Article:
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CD Reviews:
Listening Room: T.I., Jennifer Hudson and more...

Of the Oakland Press

Posted: Monday, September 29, 2008

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T.I., "Paper Trail" (Grand Hustle/Atlantic) ***

Drama is always a part of good rap, and T.I. has it in abundance these days. The Atlanta MC/actor/entrepreneur (Real name Clifford "Tip" Harris) recorded his sixth studio album effectively under house arrest after being convicted of illegal firearms possession; he's now facing a year in jail, probably starting in the spring. So "Paper Trail" -- whose title is taken from the fact T.I. actually wrote his rhymes free-hand rather than freestyling -- is understandably preoccupied with his situation and the gamut of emotions that stem from it. He is by turns defiant ("I'm Illy," "No Matter What") and contrite ("Slide Show," "You Ain't Missing Nothing") and, on "Ready For Whatever," both at the same time. And while he seldom explores more broad-view implications of his actions T.I. does take a couple moments to ruminate on a more general context. "My Life Your Entertainment" bears an anti-celebrity message, although the rapper confesses that "I'd do it all again/That's the funny thing about it," while in "Live Your Life" he chastises the hip-hop game for its materialism and "poor morality." At 16 tracks "Paper Trail" runs a bit long, as if T.I. is trying to stock fans up with material to tide them over during his incarceration. It does, however, have plenty of highlights to cherry-pick from iTunes, including some particularly effective guest appearances. Rihanna provides a yodeling hook on "Live Your Life," while smooth vocals by Usher and John Legend add emotional heft to "My Life Your Entertainment" and "Slide Show," respectively. Justin Timberlake sings on and produces the epic closing track "Dead and Gone," and Ludacris and B.o.B. are on board for the celebratory "On Top of the World." "Paper Trail's" marquee track -- "Swagger Like Us" with Jay-Z, Kanye West and Lil' Wayne -- is fun, too, if a bit messy with its cross-cutting "guess who" vocal arrangement. So if this does wind up being the last we hear of T.I. for awhile (although with 70 tracks penned for "Paper Trail" it's likely he has a couple more albums in the can), the man is hardly leaving us wanting for more.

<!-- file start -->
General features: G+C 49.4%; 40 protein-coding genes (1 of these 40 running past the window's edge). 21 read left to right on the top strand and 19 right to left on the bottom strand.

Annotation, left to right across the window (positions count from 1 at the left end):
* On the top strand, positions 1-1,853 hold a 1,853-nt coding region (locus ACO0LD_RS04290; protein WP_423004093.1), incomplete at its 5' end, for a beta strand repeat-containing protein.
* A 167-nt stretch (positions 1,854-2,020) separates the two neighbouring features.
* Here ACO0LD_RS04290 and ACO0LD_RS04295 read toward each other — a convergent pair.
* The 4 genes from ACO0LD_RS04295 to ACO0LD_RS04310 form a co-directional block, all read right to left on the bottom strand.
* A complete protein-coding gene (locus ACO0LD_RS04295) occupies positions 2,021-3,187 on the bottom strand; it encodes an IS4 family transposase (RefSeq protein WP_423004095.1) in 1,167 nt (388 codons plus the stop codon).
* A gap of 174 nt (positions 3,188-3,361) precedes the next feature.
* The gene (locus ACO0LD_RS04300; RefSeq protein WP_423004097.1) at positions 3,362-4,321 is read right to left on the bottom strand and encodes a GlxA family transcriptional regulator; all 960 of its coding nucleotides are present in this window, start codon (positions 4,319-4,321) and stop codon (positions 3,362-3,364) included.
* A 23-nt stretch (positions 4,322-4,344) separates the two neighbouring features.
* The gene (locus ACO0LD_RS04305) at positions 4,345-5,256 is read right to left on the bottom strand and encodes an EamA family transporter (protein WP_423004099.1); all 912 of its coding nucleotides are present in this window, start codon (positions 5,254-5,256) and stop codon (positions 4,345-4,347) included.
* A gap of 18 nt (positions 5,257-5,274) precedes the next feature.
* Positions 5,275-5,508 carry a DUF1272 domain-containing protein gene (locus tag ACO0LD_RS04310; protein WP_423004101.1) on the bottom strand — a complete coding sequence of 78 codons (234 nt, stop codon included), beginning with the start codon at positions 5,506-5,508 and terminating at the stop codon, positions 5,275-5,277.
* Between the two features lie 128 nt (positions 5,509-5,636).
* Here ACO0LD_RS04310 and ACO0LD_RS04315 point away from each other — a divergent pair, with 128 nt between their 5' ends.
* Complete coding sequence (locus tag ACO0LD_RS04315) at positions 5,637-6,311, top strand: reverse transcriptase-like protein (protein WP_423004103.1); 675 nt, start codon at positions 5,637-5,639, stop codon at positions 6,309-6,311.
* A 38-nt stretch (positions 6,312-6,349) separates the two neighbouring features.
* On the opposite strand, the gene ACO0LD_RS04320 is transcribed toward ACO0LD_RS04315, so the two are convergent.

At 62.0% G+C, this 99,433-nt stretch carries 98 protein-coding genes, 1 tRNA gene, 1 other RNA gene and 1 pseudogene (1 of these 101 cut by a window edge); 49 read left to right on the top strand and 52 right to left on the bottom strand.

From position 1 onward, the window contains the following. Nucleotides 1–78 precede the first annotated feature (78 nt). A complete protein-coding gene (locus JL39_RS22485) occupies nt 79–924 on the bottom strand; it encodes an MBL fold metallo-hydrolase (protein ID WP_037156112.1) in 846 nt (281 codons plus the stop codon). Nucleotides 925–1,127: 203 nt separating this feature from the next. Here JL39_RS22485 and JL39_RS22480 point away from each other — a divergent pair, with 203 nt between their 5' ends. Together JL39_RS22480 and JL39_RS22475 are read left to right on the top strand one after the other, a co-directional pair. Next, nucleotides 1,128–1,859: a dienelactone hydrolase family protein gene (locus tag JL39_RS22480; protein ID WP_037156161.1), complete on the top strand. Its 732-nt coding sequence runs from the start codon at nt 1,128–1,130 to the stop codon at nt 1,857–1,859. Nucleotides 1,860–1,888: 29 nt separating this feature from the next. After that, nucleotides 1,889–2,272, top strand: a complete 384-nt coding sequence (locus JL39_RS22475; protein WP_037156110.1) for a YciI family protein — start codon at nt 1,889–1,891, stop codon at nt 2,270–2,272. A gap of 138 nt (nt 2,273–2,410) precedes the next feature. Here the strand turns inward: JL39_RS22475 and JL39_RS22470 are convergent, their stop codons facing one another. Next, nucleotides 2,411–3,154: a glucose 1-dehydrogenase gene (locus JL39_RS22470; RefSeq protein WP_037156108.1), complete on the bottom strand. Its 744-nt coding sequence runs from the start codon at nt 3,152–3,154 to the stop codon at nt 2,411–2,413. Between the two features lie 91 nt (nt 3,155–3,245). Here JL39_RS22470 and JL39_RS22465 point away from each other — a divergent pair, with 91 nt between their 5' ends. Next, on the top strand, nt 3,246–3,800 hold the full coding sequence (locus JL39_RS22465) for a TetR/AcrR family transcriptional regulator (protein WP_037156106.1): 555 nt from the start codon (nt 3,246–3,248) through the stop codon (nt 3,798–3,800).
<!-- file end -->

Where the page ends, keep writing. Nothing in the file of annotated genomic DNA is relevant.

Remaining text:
Jennifer Hudson, "Jennifer Hudson" (Arista): *** It's been more than four years since "American Idol" and a year and a half since "Dreamgirls;" we expected to hear from Jennifer Hudson well before this. But what she may have lost in momentum is largely justified by a debut album that's surprisingly understated -- in a good way -- gives her plenty of room for vocal fireworks which, to Hudson's credit, she doles out judiciously over these 13 tracks (including the "Dreamgirls" show-stopper "And I'm Telling You I'm Not Going"). "Jennifer Hudson" is a meticulous set, of course, carefully covering pop, R&B and even gospel bases, pairing her with top-shelf producers and writers (Timbaland, Ne-Yo, StarGate, Missy Elliott, the Underdogs, Polow Da Don, Dianne Warren, Tank) and offer low-key collaborations with Ludacris (the sassy "Pocketbook"), fellow "Idol" Fantasia ("I'm His Only Woman"), T-Pain (the gentle "What's Wrong (Go Away)") and Robin Thicke ("Giving Myself"). The end result is a tasteful showcase that's more restrained than we could have expected -- and is all the better for it.


Anberlin, "New Surrender" (Universal Republic): The Florida modern rock quintet moves to a major label and enlists a new producer, Neal Avron (Fall Out Boy, New Found Glory).

Joseph Arthur & the Lonely Astronauts, "Temporary People" (Lonely/Astronaut): The New York rocker's latest project comes on the heels of a series of EPs he released earlier this year.